connected educator:  similar to connected teacher but used within K-12 context. A “connected educator” is a “connected learner” who develops networks and co-constructs knowledge. Also, a connected learning will “…collaborate online, use social media to interact with colleagues around the globe, engage in conversations in safe, online spaces, and bring what they learn online back to their schools…”  U.S. Department of Education “Connected Educator Month

contextualized learning:  from connectivist perspective of teaching/learning – “relating instructional content to the specific contexts of learners’ lives and interests increases motivation to learn” (Dirkx & Prenger, 1997) students are able to construct meaning based on their own experiences (Wikipedia)

continuous partial attention:  (see also “hyper-attention”) 1998 term coined by researcher Linda Stone – paying continuous attention to a multitude of channels of information – on a superficial level – purpose is to stay connected to ensure you don’t miss anything, NOT to be more efficient (multi-tasking) Retrieved from

C.R.A.P.  (found in learnmoodle MOOC glossary):  As coined by Robin Williams in HER book The Non-Designer’s Design and Type Books four principles of digital and print document creation involve these four parameters:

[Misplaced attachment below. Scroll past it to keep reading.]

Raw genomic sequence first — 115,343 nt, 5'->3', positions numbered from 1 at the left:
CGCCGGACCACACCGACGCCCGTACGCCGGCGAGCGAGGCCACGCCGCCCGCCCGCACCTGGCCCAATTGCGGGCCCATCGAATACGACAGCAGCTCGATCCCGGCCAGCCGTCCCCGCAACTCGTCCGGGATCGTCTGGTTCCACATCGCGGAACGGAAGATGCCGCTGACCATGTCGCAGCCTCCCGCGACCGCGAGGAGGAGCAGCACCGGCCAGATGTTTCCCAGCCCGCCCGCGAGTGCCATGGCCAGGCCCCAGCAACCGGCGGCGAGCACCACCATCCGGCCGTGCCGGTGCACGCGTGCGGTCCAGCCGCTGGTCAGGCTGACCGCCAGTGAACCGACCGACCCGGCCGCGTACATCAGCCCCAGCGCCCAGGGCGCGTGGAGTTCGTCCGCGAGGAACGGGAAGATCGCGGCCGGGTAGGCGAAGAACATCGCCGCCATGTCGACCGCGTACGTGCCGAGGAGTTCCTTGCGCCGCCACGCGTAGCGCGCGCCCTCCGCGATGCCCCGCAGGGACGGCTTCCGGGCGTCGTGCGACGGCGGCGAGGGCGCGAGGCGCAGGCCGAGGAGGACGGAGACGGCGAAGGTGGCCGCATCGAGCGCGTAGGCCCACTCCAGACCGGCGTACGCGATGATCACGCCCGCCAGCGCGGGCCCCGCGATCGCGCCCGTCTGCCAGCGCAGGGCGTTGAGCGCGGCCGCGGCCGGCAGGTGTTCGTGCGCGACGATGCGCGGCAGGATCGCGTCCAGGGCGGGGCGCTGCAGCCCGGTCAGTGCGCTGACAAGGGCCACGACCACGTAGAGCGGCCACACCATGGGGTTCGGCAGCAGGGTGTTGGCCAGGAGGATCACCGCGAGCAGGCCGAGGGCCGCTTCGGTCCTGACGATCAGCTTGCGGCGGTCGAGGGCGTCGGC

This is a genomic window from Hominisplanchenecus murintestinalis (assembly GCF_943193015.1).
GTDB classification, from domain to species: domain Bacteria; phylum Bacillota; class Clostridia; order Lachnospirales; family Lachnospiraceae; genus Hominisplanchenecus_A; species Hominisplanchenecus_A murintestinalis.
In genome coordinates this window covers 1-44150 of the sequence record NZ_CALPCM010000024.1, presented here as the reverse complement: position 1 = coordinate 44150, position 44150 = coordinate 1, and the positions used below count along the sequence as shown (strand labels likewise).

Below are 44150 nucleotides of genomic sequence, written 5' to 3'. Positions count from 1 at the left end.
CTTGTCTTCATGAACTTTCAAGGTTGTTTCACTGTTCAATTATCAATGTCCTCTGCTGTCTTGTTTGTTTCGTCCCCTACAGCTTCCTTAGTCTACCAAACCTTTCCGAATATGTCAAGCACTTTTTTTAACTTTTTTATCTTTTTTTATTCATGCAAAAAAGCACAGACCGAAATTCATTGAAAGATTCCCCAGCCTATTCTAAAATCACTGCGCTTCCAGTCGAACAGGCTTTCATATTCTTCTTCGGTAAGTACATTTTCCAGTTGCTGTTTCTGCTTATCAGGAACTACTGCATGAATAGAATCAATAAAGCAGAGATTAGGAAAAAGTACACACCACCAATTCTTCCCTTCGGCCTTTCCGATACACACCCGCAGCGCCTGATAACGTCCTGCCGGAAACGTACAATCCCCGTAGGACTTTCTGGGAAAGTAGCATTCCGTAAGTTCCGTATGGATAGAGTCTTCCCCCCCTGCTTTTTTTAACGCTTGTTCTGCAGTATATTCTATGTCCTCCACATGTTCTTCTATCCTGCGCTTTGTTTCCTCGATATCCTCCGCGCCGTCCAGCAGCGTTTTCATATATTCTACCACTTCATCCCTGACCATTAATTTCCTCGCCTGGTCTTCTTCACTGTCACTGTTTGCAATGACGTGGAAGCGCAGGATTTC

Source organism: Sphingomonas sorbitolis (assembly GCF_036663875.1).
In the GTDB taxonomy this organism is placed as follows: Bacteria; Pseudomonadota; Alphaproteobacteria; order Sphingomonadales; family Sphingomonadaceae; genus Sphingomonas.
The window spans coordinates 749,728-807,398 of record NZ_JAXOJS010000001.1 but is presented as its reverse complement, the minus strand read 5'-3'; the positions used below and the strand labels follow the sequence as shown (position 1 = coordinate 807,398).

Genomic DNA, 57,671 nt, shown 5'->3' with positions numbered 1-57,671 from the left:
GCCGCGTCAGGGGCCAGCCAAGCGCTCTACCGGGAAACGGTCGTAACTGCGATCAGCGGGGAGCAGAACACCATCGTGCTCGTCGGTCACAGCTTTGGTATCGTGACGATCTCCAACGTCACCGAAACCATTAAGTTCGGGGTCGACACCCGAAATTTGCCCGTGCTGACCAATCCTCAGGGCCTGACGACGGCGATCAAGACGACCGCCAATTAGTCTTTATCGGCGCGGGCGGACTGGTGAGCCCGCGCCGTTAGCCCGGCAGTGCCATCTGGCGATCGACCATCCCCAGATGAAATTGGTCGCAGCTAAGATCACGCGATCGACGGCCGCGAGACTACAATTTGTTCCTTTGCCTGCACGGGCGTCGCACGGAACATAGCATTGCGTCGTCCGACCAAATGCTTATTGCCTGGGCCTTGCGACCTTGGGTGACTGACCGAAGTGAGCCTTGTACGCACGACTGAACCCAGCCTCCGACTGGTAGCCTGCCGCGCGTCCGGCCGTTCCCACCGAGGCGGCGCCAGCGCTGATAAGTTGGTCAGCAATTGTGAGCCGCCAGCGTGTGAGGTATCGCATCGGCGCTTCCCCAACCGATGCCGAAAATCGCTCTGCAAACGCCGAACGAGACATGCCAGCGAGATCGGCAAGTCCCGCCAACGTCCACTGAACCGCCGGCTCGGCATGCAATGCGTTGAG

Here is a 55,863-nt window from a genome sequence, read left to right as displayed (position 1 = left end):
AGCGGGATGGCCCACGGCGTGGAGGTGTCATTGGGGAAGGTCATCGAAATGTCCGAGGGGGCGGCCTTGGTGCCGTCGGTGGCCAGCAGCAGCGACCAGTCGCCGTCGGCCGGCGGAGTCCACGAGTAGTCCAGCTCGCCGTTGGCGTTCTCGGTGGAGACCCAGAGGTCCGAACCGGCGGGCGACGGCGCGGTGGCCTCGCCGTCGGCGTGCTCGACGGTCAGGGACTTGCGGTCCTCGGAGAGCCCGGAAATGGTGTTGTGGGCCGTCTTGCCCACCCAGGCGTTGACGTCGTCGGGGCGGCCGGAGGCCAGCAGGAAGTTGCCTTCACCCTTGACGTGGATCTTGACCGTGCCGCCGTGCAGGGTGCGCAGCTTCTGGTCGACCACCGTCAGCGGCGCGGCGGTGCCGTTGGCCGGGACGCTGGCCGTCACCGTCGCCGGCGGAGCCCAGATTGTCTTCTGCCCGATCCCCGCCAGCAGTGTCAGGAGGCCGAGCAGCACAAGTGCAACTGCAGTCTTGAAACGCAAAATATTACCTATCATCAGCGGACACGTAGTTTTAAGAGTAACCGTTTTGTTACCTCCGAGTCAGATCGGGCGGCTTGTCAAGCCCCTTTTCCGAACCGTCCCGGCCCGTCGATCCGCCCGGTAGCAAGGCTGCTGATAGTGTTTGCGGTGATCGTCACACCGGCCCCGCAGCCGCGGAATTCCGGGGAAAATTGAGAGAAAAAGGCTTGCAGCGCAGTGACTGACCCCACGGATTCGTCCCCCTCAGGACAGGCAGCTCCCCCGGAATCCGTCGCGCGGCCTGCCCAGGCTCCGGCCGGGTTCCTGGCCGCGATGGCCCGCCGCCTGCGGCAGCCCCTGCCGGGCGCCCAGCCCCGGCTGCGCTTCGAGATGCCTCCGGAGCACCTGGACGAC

Contrast     Repetition     Alignment     Proximity

These principles even apply to website construction.

crowd-controlled media amply demonstrated by the Twitterverse? now tweets are followed and reported by mass media – do the crowd control everything – yikes!

deeper learning: (linked to “21st Century Learning”) prepares students to master core academic content, think critically and solve complex problems, work collaboratively, communicate effectively, learn how to learn (i.e., self-directed learning) (see Hewlett Foundation site, Canadian Education Association site)

differentiated instruction: a teaching approach that uses “strategic assessment, thoughtful planning and targeted, flexible instruction. Draws from Gardner’s ideas about multiple intelligences, research on how the brain works, and formative assessment. (source: Alberta Education website, AISI Themes, “Differentiated Instruction“)

digital scholarship:  “scholars’ participation in online social networks to share, reflect upon, critique, improve, validate, and otherwise develop their scholarship.” – See more at: